Bifurcated future shows mature markets, and the rest of the world, diverging
This is a sample article from the February 2013 issue of EEnergy Informer.
ExxonMobil’s annual energy outlook, released in late December 2012, provides an educated view of the global energy supply and demand to 2040, albeit from the perspective of the world’s biggest listed oil major. Even though Bill Colton, Exxon’s VP for Corporate Strategic Planning claims that the report’s projections are not necessarily what Exxon would like to see, it would be foolish to assume that the oil giant is indifferent to what happens or, for that matter, can refrain from attempting to influence the outcome to its advantage. After all, there is a lot at stake for a company like Exxon who has invested billions in fueling the world’s voracious appetite for liquid fuels and gas.
The fundamental drivers for energy demand are well-known, growing population — overwhelmingly in developing economies — growing income levels and growing aspirations of millions of people who will join the ranks of the lower and middle class between now and 2040 for higher living standards. A glimpse at global population projections (graph above) speaks volumes on what will drive global demand for energy; clearly it is not from the developed parts of the world.
For oil majors like Exxon, Shell, BP, Total, as well as energy exporting countries like OPEC, Australia, Brazil and South Africa — to name a few — future growth markets are clearly outside OECD. The OECD demand, while substantial, is not projected to grow; contrast graph below on left for the former and on right for the latter.
Non-OECD energy demand, which is now roughly equal to OECD demand, will more than double by 2040 while OECD demand remains flat, or possibly drops modestly, depending on assumptions about economic growth rates, improvements in energy efficiency and, of course, energy prices. The same applies to developing countries, of course, but it is hard to imagine flat demand outside OECD no matter what assumptions are made. Population growth outside OECD, for example, is virtually guaranteed to continue to rise for several decades before it will plateau.
But a closer look shows other important developments. Combined energy demand in China and India — Chindia — for example, is projected to plateau somewhere in mid 2030s and shows a modest decline afterwards as these two countries reach the peak of their industrialization and urbanization (bottom two segments of graph above on left).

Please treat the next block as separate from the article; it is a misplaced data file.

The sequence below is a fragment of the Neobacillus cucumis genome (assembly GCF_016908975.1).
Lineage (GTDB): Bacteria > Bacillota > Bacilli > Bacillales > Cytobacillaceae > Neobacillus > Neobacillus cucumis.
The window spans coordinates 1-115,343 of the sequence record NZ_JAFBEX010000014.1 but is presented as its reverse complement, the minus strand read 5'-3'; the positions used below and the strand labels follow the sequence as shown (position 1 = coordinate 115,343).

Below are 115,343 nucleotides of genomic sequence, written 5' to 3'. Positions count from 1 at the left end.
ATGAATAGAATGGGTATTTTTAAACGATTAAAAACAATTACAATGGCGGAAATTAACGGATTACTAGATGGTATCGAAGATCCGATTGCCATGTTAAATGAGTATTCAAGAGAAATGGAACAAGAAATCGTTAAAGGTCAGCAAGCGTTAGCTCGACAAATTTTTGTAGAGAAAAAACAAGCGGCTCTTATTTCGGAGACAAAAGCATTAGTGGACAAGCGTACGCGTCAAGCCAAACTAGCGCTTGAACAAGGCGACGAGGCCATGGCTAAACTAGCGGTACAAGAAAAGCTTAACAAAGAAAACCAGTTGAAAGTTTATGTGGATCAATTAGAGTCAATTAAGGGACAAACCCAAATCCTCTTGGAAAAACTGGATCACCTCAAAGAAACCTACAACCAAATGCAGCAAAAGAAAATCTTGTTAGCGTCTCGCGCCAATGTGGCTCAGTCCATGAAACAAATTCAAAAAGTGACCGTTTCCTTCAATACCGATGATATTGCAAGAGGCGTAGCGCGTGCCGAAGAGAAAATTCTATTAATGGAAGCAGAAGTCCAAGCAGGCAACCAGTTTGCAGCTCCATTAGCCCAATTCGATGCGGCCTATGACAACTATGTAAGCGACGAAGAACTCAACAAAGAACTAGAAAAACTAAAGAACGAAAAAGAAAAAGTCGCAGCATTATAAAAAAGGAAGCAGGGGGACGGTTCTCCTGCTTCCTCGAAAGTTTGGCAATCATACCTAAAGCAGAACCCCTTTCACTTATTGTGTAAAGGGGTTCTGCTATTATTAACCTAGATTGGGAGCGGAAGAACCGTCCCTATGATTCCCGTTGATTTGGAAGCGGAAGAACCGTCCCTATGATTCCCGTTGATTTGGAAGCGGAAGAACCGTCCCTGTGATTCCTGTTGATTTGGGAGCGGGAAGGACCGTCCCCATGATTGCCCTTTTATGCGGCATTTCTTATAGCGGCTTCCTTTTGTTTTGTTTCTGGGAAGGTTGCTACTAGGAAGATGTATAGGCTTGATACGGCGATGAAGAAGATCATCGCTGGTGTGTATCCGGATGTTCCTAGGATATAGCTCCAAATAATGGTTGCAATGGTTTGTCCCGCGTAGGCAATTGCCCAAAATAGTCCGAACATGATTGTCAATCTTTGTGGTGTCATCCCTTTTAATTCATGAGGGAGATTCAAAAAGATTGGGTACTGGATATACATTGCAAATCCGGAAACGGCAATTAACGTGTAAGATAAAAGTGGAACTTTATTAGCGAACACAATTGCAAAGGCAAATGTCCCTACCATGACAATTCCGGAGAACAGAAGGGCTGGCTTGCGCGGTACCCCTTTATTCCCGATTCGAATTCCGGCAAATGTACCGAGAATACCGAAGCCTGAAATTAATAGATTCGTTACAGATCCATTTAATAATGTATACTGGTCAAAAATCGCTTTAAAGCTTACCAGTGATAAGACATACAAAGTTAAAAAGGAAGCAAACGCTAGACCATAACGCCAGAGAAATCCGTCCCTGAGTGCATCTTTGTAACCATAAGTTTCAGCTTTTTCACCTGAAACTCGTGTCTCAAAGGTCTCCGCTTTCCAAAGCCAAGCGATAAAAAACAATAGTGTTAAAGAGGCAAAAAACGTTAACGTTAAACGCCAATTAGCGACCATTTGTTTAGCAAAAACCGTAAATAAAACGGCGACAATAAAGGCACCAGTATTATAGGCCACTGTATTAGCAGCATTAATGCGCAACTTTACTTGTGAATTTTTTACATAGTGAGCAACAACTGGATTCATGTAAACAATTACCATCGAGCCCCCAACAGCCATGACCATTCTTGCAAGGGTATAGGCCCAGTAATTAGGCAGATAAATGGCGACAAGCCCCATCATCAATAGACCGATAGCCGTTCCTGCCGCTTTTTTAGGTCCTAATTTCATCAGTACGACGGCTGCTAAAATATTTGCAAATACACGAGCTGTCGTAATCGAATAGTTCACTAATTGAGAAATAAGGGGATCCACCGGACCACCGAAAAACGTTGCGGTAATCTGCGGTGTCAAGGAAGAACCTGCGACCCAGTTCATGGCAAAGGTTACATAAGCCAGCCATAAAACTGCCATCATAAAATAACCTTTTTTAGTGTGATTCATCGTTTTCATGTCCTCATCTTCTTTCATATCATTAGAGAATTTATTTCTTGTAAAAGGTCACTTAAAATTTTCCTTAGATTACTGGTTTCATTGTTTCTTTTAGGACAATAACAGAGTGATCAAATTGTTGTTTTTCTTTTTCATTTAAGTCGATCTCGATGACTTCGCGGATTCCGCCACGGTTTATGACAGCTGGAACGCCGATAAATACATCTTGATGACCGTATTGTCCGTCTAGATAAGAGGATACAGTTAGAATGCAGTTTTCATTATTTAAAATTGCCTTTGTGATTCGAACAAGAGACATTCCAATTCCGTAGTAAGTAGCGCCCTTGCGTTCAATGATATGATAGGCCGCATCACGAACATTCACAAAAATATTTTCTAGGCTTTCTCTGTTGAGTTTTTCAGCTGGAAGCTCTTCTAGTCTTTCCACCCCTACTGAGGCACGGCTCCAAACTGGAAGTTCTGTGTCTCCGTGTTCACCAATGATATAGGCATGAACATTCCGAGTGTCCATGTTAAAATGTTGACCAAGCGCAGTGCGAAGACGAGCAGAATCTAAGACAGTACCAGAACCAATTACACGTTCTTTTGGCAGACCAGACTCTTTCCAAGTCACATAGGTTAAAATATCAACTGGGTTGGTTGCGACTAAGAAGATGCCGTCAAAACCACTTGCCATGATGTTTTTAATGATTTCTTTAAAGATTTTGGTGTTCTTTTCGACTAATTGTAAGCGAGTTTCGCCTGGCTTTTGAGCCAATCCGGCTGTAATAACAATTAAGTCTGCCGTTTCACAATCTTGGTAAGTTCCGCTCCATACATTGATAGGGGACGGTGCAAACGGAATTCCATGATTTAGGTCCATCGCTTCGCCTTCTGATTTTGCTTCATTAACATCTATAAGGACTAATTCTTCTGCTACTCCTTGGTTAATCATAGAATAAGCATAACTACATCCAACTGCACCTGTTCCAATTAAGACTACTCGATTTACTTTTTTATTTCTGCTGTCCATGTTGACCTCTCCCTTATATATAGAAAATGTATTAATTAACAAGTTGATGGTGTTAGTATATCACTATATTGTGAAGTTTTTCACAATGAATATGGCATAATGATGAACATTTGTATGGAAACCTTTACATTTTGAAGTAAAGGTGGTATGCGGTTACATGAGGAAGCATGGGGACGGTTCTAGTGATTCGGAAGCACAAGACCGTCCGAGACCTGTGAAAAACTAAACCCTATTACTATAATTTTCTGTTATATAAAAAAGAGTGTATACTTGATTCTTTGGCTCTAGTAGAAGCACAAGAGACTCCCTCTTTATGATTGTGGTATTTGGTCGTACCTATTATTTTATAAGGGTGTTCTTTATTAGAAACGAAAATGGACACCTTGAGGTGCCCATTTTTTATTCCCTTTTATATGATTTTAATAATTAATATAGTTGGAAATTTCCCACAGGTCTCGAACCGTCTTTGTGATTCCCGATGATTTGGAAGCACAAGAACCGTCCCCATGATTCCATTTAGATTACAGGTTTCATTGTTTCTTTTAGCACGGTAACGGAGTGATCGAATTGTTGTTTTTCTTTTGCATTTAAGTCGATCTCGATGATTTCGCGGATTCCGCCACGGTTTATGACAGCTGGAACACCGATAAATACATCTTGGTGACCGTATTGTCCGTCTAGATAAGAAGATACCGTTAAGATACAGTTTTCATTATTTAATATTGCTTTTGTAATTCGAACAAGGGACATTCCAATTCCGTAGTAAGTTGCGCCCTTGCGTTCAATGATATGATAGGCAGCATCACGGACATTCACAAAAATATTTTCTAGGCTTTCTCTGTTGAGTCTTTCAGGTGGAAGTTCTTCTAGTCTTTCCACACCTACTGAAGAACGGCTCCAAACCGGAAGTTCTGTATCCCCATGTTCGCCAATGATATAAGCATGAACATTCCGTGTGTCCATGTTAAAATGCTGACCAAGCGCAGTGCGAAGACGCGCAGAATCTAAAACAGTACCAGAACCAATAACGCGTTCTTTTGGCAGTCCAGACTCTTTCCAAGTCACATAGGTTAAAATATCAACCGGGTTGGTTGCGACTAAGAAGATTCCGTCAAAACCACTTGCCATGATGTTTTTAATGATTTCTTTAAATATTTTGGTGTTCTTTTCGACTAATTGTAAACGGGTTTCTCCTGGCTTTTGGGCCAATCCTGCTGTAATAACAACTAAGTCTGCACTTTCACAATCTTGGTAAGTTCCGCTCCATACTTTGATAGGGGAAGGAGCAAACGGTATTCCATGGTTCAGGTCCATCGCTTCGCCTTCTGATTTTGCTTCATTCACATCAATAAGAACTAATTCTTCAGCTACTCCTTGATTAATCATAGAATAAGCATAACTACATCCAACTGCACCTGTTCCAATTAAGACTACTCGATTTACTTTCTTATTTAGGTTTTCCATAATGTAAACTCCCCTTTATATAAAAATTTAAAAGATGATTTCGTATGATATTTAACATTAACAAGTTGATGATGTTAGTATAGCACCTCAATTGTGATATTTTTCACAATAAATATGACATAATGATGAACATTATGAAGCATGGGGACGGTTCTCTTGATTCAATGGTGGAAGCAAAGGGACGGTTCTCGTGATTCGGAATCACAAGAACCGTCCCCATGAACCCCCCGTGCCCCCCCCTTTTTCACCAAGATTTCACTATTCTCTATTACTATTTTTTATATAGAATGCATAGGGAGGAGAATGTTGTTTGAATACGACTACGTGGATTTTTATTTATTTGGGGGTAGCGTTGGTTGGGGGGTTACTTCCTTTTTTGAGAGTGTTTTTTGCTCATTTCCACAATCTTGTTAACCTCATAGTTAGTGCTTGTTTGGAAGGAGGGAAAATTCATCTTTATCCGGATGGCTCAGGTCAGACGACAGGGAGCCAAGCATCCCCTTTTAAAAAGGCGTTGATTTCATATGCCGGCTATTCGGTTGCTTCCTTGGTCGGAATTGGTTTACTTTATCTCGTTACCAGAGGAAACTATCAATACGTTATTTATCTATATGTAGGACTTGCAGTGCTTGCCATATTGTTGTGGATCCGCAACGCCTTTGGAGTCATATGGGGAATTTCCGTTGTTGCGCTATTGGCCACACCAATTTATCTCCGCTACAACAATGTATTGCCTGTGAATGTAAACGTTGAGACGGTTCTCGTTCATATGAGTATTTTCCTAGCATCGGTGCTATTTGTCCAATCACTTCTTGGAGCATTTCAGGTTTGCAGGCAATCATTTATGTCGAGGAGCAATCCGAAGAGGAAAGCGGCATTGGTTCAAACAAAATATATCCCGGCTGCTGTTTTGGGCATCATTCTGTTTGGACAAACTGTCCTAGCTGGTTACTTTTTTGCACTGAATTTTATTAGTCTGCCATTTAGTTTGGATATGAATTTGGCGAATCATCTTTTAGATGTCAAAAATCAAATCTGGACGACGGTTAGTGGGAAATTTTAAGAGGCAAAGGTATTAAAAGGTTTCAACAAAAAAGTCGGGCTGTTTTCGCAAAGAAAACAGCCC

Middle East, historically seen as mere oil exporters to OECD, will evolve into major energy consumers. A number of current exporters will turn into net importers. By 2040, the average Middle Eastern citizen will use as much energy in the residential sector as in North America, slightly more than the average European — the latter two are projected to use slightly less on a per capita basis mostly due to continued improvements in energy efficiency (graph below).
Oil majors have little to worry about, assuming they can find, process, refine, transport and retail liquid petroleum products for as long as the eye can see. While demand in traditional markets as in North America and Europe appear saturated and bound to shrink over time, the rest of the world shows no sign of reaching demand satiation, certainly not within the 2040 time period (graphs below).
The same patterns are apparent in electricity generation sector, where little to modest growth is projected in developed economies while non-OECD demand shows no bounds (graph below). But even here, electricity demand in China is projected to plateau in 2030s.
For those concerned about climate change, Exxon’s crystal ball suggests that one might expect a peak in energy-related CO2 emissions sometime in 2030s (graphs below). It shows OECD emissions on the decline, followed by the rest of the world. Clearly, the results will critically depend on assumptions about policy changes — say aggressive renewable targets — relative prices — say cost of renewable vs. conventional generation or adoption of carbon taxes — and other factors such as an international binding treaty to reduce greenhouse gas emissions.
By now, it should come as no surprise to anyone that Exxon has joined the International Energy Agency and the US Energy Information Administration to predict that North America will become a net energy exporter by 2025 — the date varies somewhat depending on who is doing the analysis and the assumptions (graph below).
Unconventional natural gas production is among the reasons as is more efficient utilization of energy. Coal consumption, while remaining robust, will drop in relative terms assuming more natural gas at lower prices. Mature economies are projected to produce 80% more GDP while using the same amount of energy. Everyone has heard these before.
As observed in prior reviews of similar long-term projections of energy supply and demand produced by the likes of Exxon, these studies tend to take a hands-off, back-seat approach even though it is hard to imagine that the companies are indifferent to the outcome or mere bystanders in how the future unfolds.
What is lacking is a sense of purpose, or grand design — if there indeed is one — beyond finding and selling more oil and gas. While no motorist looks forward to a gas station with empty tanks, or with prices that are out of reach, shouldn’t a company with the size, resources, and clout of Exxon do more than merely trying to keep the gas pump from drying up?